Pulp, but without the friction

For most of the way, Hal Hartley's 'Fay Grim' is a very dry slice of deadpan humor.

By , Film critic of The Christian Science Monitor

The movies of Hal Hartley are an acquired taste that some of us have yet to acquire. Intelligent, offbeat, and independent-minded, Hartley operates outside the sludge of mainstream commercial filmmaking. But there is something desiccated about even his best movies, something freeze-dried at the core.

"Fay Grim," his latest, is a follow-up to "Henry Fool" (1998) – a rare example of a sequel to an independent movie. Fay (Parker Posey) is still a single mother residing in Woodside, Queens. She fears that her 14-year-old son Ned (Liam Aiken) will take after his father, Henry (Thomas Jay Ryan), who in the first film became a fugitive from justice and has been missing for seven years. Fay's brother Simon (James Urbaniak) remains imprisoned for aiding Henry's escape abroad a decade earlier.

The dire consequences of the printed word are essential to Hartley's films (which also include "No Such Thing"). In "Henry Fool," Fay posted Simon's difficult, incendiary poetry on the Web and he ended up winning a Nobel prize. In "Fay Grim," Henry's so-called "Confessions," a series of seemingly incoherent ramblings, are suspected by Simon of being the works of an encoded spymaster.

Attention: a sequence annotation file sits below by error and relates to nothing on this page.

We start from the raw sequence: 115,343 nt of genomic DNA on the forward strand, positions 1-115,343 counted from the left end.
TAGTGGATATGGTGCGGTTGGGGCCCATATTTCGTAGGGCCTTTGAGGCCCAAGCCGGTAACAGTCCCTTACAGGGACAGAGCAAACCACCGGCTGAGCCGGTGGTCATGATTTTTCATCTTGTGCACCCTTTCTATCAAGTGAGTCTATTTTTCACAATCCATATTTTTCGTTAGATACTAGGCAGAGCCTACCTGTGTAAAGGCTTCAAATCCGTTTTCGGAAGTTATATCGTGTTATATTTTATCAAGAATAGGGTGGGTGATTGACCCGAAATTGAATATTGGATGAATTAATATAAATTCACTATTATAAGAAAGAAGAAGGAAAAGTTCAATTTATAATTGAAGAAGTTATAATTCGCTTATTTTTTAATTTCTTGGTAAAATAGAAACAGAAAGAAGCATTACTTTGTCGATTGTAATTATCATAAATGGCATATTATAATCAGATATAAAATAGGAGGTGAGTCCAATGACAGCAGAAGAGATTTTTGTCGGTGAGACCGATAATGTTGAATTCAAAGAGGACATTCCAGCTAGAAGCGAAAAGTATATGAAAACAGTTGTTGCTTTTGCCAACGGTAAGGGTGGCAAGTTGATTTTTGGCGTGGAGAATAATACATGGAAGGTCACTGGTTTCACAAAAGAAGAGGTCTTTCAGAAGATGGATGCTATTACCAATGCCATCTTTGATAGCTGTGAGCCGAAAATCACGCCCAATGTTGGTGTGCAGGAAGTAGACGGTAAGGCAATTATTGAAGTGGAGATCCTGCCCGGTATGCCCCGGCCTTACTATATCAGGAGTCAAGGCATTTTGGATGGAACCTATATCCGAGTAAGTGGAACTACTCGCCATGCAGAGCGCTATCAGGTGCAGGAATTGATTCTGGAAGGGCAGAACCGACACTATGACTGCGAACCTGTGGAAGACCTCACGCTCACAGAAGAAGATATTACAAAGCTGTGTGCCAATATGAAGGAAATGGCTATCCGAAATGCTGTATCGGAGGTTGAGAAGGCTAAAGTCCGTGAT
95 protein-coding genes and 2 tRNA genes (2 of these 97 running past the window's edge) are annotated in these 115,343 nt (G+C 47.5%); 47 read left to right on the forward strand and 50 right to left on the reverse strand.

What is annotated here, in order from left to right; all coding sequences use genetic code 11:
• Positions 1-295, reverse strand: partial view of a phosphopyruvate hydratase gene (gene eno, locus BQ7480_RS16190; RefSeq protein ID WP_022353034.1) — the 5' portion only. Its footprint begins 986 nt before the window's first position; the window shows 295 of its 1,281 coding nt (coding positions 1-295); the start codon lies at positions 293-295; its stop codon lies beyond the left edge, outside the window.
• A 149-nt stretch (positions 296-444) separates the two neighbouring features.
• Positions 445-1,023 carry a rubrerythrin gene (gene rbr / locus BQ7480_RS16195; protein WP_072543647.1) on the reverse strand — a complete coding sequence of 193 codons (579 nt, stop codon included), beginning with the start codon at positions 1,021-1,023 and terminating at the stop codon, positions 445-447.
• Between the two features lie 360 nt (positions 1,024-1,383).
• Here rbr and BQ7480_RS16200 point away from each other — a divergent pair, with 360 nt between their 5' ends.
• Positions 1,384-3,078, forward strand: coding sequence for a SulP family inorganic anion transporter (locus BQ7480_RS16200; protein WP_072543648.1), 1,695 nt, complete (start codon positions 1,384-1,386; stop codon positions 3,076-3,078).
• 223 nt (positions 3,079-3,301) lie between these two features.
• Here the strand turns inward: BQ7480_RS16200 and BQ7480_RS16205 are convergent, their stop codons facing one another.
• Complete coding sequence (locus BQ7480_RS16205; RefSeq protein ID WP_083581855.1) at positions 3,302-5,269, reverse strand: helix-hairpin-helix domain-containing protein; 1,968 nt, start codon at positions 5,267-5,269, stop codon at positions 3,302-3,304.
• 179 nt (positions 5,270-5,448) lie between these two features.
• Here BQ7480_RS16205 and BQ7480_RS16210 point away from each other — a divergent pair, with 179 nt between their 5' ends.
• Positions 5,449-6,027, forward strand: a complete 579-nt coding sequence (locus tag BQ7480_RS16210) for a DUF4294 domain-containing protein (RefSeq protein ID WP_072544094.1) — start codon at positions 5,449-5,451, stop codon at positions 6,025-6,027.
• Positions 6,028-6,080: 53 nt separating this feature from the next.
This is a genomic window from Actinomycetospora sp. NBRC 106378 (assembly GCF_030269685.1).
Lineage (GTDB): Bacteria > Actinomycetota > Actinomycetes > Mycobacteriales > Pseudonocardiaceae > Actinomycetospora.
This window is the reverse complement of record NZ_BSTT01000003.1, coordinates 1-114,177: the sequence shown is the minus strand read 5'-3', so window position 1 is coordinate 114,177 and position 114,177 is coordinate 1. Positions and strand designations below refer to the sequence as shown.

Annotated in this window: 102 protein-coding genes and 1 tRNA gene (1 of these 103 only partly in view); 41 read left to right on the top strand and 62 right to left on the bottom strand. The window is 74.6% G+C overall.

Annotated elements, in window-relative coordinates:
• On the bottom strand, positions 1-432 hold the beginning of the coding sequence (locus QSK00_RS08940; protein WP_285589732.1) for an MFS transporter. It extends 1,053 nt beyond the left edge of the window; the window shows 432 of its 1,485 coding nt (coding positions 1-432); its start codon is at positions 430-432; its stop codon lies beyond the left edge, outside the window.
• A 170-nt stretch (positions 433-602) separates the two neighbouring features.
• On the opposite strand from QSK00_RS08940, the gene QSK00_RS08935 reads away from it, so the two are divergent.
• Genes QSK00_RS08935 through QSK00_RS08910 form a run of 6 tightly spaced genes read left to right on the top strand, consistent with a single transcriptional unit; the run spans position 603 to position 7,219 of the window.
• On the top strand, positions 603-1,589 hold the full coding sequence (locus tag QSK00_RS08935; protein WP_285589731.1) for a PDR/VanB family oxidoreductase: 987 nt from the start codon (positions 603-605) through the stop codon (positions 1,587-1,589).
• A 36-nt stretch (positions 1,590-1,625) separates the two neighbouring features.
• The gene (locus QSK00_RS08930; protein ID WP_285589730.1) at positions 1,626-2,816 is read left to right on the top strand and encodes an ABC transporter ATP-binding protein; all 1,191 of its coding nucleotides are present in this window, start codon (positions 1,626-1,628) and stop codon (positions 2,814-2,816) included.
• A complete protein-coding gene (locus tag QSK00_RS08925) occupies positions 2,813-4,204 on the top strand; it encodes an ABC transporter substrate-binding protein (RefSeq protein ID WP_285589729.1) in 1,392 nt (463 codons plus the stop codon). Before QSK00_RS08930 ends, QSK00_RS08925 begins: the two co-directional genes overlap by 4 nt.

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It's no surprise, then, that CIA agent Fulbright (Jeff Goldblum) soon appears on the scene. He asks Fay to travel to Paris to retrieve the notebooks – what follows is a cat-and-mouse game of espionage.

For most of the way, until Fay falls into the hands of terrorists, "Fay Grim" is a very dry slice of deadpan humor. Hartley enjoys turning the espionage conventions on their head. When, for example, Fulbright bemoans the fact that Fay has "gone over to the other side," his aide replies, "Other side of what?"

Hartley also deliberately withholds from us the pulp pleasures of the genre, although part of the reason for this may be the fact that he has no aptitude for thrills. Whenever he features a shootout or a chase scene, the staging is so sloppy that I assumed, probably wrongly, he was being satirical. In order to successfully satirize action scenes, you still must know how to stage them.

When Fay is captured and blindfolded by terrorists, Hartley still maintains his dry tone, but by this time the movie has ventured into inflammatory territory that is quite beyond this film's limited political or comedic scope.

Hartley is very adept with actors, though – or at least some of them. Posey, for her part, displays a pert quizzical quality that's very charming and very funny. And Goldblum is tailor-made for Hartley's minimalist patter. He rattles off the lines in a propulsive monotone that is less spymaster than auctioneer.

I don't know if Hartley is planning another sequel, but if so, it should be called "Agent Fulbright."

"Fay Grim" is being released simultaneously in theaters, on HdnetTV, and on DVD. Grade: B-

Rated R for language and some sexuality.

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